(please click on above thumbnails to view images)
I have decided to go for a post of peaceful images of flowers at our cabin for today. My brain needs a little zen at the moment as our weekend did not go as planned.
Now when most people say their weekend didn’t go as planned events such as car trouble, bad weather or a change in work schedules usually come to mind; our was different. On Friday night we drove up to our cabin, we had a meeting we wanted to attend on Saturday and thought going up the night before would mean we could sleep in late before heading off to the afternoon meeting. We were awoken just after 7:00 am by a thumping noise, at first we thought “oh no, not squirrels in the attic again”, and then the thumping got louder and louder as if someone was jumping on top of the roof. The cabin was shaking. At that moment my husband shouted “the kids”, ran into their room, and found our eldest in a full-blown seizure on the top bunk bed. Pure panic took hold.
My husband shouts “call 911” as he keeps our son as safe as possible. I find the phone, dial the number, at this point our four other children are shrieking hysterically with fear. The thrashing stops, then nothing. Our son is breathing but no response to anything. I am now on the phone to 911, they get the details of our son, I am describing everything, and then they ask for our address.
We are at a rural address, it is full of “TWP”‘s and “RD”‘s and numbers, a lot of numbers, especially when you are panicked. My mind races and then I realize the only thing I can do is run down the road and read the sign to the 911 operator. My husband is with our son. Our other children are on the couch screaming thinking their brother will die. I run down the gravel road in bare feet and pajamas to get the address so that we can get help.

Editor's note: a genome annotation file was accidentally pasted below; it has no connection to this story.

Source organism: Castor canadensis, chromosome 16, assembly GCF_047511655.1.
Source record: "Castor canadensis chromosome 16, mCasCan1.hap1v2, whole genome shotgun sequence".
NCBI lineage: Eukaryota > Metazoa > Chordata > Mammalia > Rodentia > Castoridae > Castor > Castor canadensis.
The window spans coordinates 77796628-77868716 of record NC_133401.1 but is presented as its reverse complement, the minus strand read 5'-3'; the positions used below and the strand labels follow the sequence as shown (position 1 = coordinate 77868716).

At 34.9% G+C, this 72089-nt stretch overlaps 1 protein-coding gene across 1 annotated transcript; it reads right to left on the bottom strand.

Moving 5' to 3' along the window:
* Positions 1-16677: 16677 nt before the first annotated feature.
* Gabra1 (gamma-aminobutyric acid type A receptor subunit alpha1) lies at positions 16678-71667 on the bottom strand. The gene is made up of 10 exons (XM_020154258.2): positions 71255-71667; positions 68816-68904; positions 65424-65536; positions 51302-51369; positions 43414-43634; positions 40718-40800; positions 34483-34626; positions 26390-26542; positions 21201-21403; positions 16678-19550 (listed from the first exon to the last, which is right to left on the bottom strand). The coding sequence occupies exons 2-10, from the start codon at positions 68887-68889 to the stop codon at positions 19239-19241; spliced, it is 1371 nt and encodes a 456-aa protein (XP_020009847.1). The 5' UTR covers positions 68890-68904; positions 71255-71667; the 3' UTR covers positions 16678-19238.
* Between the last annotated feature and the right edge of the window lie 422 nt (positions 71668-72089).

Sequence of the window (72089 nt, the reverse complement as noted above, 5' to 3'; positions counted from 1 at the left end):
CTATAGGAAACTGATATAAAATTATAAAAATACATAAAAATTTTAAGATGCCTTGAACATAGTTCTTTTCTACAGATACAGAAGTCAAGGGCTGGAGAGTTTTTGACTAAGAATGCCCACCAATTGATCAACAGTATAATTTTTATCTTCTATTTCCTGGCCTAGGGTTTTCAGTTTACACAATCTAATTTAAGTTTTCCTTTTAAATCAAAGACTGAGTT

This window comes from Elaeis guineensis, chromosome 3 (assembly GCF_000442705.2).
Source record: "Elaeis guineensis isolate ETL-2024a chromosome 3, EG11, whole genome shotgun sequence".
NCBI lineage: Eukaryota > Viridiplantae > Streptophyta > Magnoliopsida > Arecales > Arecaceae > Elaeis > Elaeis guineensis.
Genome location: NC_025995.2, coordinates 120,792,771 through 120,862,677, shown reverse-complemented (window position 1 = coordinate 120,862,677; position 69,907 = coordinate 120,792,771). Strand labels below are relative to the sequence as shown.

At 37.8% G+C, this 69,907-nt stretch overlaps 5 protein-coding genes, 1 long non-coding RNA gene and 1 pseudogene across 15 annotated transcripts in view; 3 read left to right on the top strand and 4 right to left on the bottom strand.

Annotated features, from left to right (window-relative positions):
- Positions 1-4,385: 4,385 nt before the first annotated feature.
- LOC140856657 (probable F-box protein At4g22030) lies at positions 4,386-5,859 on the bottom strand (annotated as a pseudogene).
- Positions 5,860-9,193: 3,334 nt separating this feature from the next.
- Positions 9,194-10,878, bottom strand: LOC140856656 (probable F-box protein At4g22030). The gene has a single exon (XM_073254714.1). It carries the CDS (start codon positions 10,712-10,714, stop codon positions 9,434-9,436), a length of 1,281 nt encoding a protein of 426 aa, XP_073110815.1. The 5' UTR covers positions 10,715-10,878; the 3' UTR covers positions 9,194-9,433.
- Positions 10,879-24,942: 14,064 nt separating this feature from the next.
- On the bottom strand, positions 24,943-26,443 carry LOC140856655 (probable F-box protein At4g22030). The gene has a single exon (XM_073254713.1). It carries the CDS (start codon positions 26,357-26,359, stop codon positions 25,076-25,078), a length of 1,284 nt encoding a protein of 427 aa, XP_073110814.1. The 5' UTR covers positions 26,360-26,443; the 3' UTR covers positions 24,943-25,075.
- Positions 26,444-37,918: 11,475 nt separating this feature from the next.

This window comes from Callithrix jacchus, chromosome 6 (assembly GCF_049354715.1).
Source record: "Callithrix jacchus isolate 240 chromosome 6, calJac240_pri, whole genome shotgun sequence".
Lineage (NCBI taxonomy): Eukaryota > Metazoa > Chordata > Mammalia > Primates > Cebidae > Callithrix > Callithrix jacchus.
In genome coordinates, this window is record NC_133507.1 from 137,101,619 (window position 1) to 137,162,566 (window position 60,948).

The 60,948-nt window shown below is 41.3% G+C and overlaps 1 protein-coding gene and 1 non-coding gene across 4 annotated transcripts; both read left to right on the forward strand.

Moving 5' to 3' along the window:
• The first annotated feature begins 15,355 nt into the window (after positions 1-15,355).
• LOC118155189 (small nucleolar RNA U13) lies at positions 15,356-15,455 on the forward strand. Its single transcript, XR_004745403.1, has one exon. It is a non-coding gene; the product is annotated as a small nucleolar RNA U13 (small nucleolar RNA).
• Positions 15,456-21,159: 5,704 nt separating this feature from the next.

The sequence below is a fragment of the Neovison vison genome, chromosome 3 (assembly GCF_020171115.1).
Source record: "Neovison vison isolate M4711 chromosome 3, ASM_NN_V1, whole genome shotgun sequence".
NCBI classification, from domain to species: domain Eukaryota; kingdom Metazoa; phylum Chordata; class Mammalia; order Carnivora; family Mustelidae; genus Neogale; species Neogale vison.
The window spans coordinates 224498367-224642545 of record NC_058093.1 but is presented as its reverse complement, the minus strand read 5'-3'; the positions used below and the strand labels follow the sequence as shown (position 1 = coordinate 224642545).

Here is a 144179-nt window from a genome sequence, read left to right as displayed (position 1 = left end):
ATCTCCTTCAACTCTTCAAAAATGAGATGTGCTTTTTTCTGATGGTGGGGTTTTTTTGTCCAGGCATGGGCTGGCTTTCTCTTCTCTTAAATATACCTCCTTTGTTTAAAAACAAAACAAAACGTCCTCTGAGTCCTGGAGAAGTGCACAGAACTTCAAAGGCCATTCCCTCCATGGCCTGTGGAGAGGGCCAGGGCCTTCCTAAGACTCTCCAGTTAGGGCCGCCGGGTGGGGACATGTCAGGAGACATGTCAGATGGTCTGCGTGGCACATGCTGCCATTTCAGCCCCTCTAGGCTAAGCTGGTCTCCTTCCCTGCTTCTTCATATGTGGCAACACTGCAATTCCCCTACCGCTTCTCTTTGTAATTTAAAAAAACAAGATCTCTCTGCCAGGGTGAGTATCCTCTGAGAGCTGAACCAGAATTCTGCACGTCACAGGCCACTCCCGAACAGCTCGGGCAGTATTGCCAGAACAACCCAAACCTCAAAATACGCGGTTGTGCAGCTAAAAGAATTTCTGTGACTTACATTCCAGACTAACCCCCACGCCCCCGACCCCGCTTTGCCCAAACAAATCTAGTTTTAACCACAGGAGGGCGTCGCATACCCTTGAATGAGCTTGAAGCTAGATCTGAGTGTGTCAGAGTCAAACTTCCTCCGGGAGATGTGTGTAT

This is my public service announcement – “WRITE DOWN YOUR RURAL ADDRESS AND KEEP IT CLOSE IN CASE OF EMERGENCY.”
I finally give the address to the 911 operator, run back down the road, and find our son still isn’t responding but is breathing. The first responders are dispatched. We wait for what seemed an eternity but in fact was about half an hour. The 911 operator talked to us constantly, reassuring us, asking our son’s condition. A few minutes before the ambulance arrived our son started mumbling and moaning with some weird jerky body movements. We start to feel a bit better with this. Our second son had a couple of seizures as a toddler with fevers, and had come out of them fairly quickly compared to what we had just witnessed. A bit of moaning at this point seemed like progress. Just as the first responders entered the cabin our son tried to sit up. My husband said it was uncanny. It was also a huge relief.
They checked out our son, took all the vitals, and readied him for transport to the hospital. We arrived at the Stollery Children’s Hospital roughly an hour later. The first responders were brilliant. I can not say enough about how great they were. They waited with us until our son was taken over by the hospital and the fantastic care did not end there. Admission, nurses, doctors, everyone was great. They were pleasant, polite and efficient. Tests done, even a CT scan, and all was done quickly. The hospital was clean, cheerfully decorated and the waiting room was great for our other children as it had video games, an aquarium, toys and TV’s.
Four hours later we were relieved to find all the tests had come back normal. We still have follow-up testing to do, but we are blessed that our son seems fine.
As you can imagine we are all still a little on edge, at night we can’t help but check on the kids a few extra times, but knock on wood all seems well.
We will never again say “Our weekend didn’t go as planned.” when something little, like rain on a camping trip, happens.